Los Angeles Times
Founder of influential postwar church
The Rev. Cho Yong-gi, whose megachurch in South Korea was a symbol of the postwar growth of Christianity in the country before that achievement was tainted by corruption and other scandals, died Tuesday. He was 85.
Cho, an emeritus pastor at Seoul’s Yoido Full Gospel Church — South Korea’s largest — died at a Seoul hospital, where he had been treated since he collapsed from a cerebral hemorrhage in July 2020, the church said.
“He conveyed the gospel of hope to the Korean people who fell into despair after the Korean War,” the church said in a statement. “He was instrumental in growing the Korean church, particularly developing Yoido Full Gospel Church as the world’s largest church.”
Better known as David Yonggi Cho or Paul Yonggi Cho abroad, Cho started his church in Seoul with five worshipers in 1958, when South Korea was still struggling to rebuild from the ashes of the 1950-53 Korean War. Under his leadership, the church achieved explosive growth and became a symbol of the rapid growth of Christianity in what was then a deeply Confucian country.
In 1993, the church had more than 700,000 members, making it the world’s biggest church congregation, according to Guinness World Records, the church said. Church officials said that its membership has since declined to about 600,000 and that they cannot confirm whether their church remains the world’s largest.
It’s still the largest Protestant church in South Korea. Church officials said it has 400 pastors and evangelists in South Korea and 500 missionaries abroad.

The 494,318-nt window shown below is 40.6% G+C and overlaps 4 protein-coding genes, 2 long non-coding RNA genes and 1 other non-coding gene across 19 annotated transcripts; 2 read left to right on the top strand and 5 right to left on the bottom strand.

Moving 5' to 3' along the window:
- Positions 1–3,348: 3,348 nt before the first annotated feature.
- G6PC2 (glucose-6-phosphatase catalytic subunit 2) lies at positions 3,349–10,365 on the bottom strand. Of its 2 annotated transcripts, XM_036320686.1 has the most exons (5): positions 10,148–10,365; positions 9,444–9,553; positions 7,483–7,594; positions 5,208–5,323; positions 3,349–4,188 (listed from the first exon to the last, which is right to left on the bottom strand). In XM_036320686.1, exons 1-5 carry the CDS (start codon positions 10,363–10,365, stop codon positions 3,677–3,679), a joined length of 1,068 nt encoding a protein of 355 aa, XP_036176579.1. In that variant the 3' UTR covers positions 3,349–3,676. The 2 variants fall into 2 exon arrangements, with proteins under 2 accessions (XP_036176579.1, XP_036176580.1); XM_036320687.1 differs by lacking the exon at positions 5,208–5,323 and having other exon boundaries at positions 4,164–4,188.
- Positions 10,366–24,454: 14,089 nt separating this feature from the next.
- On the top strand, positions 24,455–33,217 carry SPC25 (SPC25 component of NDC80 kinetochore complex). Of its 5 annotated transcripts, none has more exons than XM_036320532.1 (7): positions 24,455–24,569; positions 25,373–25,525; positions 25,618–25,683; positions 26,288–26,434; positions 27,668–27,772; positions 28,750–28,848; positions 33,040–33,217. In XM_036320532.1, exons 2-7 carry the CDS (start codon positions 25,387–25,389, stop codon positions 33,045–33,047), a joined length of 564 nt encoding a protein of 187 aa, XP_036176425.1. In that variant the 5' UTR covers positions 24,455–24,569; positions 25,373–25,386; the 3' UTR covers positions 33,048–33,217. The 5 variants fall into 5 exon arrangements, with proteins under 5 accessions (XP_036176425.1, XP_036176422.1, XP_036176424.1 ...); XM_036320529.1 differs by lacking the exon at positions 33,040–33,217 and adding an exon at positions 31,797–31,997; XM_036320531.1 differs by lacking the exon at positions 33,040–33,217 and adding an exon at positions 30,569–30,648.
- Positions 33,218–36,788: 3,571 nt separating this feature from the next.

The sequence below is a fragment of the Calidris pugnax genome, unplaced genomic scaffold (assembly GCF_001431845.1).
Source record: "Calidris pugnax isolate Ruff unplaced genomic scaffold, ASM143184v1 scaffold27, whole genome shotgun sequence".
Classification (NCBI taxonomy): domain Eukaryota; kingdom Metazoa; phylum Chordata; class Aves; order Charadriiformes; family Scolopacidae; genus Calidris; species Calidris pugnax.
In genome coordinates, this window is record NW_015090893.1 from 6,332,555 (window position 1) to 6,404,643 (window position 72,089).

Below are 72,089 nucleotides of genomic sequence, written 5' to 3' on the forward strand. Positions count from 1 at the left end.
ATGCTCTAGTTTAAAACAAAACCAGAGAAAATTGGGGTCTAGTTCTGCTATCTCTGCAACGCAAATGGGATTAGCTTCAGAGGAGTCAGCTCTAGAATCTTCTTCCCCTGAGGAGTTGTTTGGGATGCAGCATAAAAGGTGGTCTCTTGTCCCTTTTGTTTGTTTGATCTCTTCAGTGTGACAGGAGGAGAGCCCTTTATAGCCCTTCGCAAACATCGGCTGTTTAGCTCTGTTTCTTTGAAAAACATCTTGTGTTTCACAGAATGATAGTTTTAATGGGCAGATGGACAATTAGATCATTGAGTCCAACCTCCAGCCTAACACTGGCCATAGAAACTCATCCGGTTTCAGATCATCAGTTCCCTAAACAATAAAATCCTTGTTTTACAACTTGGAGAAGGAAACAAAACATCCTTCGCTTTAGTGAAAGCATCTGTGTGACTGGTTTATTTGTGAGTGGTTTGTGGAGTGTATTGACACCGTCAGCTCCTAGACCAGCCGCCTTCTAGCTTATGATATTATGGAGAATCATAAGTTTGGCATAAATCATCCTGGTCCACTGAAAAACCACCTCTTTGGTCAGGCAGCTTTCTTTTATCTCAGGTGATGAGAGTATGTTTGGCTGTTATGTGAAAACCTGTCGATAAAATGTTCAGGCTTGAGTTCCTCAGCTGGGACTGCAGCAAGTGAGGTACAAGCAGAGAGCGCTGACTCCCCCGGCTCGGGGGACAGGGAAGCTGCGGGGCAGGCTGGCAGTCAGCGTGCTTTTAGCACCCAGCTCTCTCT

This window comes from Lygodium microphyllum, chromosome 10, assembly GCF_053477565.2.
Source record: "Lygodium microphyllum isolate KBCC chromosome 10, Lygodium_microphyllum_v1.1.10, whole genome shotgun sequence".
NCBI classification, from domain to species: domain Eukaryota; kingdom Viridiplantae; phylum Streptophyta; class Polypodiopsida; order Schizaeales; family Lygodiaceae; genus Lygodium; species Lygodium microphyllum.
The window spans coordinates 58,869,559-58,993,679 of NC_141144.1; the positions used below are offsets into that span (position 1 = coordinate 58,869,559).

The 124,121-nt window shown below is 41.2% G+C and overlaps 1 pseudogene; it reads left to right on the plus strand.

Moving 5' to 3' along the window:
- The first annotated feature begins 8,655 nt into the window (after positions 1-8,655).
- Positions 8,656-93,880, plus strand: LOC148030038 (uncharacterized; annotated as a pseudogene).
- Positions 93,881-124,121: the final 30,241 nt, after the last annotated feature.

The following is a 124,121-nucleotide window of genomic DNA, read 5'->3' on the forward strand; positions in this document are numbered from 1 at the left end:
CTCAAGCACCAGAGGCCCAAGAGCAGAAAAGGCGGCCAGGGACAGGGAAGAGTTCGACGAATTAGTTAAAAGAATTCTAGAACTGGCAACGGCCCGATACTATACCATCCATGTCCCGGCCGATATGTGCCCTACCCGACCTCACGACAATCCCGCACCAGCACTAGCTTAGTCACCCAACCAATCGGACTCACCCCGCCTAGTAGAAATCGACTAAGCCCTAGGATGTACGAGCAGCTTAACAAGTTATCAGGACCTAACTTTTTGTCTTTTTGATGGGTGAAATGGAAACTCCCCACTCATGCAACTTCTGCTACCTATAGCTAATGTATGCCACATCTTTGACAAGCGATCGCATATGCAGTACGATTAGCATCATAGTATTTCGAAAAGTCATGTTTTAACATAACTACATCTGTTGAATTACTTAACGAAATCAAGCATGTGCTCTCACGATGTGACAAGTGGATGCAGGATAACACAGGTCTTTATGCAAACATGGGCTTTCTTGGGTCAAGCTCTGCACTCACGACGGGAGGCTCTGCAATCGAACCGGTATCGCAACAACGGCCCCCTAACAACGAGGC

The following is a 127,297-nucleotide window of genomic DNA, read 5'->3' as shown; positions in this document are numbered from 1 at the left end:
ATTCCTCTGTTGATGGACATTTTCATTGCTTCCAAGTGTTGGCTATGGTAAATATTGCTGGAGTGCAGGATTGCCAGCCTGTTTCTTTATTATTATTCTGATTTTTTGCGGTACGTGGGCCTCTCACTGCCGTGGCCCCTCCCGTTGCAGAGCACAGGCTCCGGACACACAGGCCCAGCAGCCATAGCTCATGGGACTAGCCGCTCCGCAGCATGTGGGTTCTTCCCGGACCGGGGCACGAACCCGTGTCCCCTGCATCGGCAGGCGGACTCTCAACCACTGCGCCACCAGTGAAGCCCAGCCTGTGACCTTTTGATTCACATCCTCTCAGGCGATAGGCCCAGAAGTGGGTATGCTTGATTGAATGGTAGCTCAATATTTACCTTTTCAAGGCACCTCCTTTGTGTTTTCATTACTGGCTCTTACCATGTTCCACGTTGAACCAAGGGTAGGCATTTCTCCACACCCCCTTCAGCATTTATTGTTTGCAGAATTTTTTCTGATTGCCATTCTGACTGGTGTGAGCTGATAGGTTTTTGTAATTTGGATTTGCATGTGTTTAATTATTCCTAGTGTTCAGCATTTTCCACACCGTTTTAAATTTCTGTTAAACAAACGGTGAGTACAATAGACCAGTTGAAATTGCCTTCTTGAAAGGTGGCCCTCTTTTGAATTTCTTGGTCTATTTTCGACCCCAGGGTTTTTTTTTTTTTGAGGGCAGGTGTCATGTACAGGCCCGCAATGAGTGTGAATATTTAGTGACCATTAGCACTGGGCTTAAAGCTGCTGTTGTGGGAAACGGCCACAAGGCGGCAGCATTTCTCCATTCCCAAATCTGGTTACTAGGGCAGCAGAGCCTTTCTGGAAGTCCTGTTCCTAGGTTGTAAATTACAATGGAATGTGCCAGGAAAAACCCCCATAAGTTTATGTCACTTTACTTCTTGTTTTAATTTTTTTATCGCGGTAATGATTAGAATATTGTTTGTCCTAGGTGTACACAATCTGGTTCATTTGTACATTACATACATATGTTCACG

Despite his achievements, Cho and his family have been embroiled in scandals in recent years.
In 2017, he was convicted of breach of trust and causing financial losses to the church but avoided jail as he received a suspended prison term. In 2013, a female politician filed a paternity suit against one of his sons. His family has also faced longrunning criticism that it dominated key posts at the church and other churchrelated organizations.
In 2008, Cho stepped down as the church’s top pastor, and a nonfamily member succeeded him in what the church called “an unprecedented, democratic” power transition. In South Korea, many church founders hand over leadership to their children.
Lee Hunjoo, secretary general of the Christian Alliance for Church Reform, a Seoul-based NGO, said the fast rise of Cho’s church led other churches in South Korea to push excessively to expand their own congregations.
“It’s true that the Rev. Cho did meaningful work for Korean churches,” Lee said. “But in some sense, megachurches in South Korea began with Cho’s Yoido Full Gospel Church.”